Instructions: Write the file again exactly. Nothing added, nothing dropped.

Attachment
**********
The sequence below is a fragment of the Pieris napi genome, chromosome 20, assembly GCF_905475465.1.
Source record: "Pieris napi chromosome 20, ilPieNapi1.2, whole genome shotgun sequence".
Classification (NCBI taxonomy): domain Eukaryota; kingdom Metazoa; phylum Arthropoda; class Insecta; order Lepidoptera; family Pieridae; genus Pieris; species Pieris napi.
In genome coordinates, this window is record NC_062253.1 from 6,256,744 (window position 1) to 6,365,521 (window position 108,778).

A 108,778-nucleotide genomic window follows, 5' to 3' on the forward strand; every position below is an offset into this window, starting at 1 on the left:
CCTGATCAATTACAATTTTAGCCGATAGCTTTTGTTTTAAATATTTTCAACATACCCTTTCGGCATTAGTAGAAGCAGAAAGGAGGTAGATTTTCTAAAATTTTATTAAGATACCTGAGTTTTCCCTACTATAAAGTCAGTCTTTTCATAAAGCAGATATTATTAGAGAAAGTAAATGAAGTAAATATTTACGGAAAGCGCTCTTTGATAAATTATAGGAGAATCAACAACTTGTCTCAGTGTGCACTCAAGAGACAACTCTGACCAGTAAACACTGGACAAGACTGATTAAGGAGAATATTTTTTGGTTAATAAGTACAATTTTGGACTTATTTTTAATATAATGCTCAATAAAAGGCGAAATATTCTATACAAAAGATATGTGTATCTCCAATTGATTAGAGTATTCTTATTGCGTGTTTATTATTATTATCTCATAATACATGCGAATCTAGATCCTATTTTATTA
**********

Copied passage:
The sequence below is a fragment of the Pieris napi genome, chromosome 20, assembly GCF_905475465.1.
Source record: "Pieris napi chromosome 20, ilPieNapi1.2, whole genome shotgun sequence".
Classification (NCBI taxonomy): domain Eukaryota; kingdom Metazoa; phylum Arthropoda; class Insecta; order Lepidoptera; family Pieridae; genus Pieris; species Pieris napi.
In genome coordinates, this window is record NC_062253.1 from 6,256,744 (window position 1) to 6,365,521 (window position 108,778).

A 108,778-nucleotide genomic window follows, 5' to 3' on the forward strand; every position below is an offset into this window, starting at 1 on the left:
CCTGATCAATTACAATTTTAGCCGATAGCTTTTGTTTTAAATATTTTCAACATACCCTTTCGGCATTAGTAGAAGCAGAAAGGAGGTAGATTTTCTAAAATTTTATTAAGATACCTGAGTTTTCCCTACTATAAAGTCAGTCTTTTCATAAAGCAGATATTATTAGAGAAAGTAAATGAAGTAAATATTTACGGAAAGCGCTCTTTGATAAATTATAGGAGAATCAACAACTTGTCTCAGTGTGCACTCAAGAGACAACTCTGACCAGTAAACACTGGACAAGACTGATTAAGGAGAATATTTTTTGGTTAATAAGTACAATTTTGGACTTATTTTTAATATAATGCTCAATAAAAGGCGAAATATTCTATACAAAAGATATGTGTATCTCCAATTGATTAGAGTATTCTTATTGCGTGTTTATTATTATTATCTCATAATACATGCGAATCTAGATCCTATTTTATTA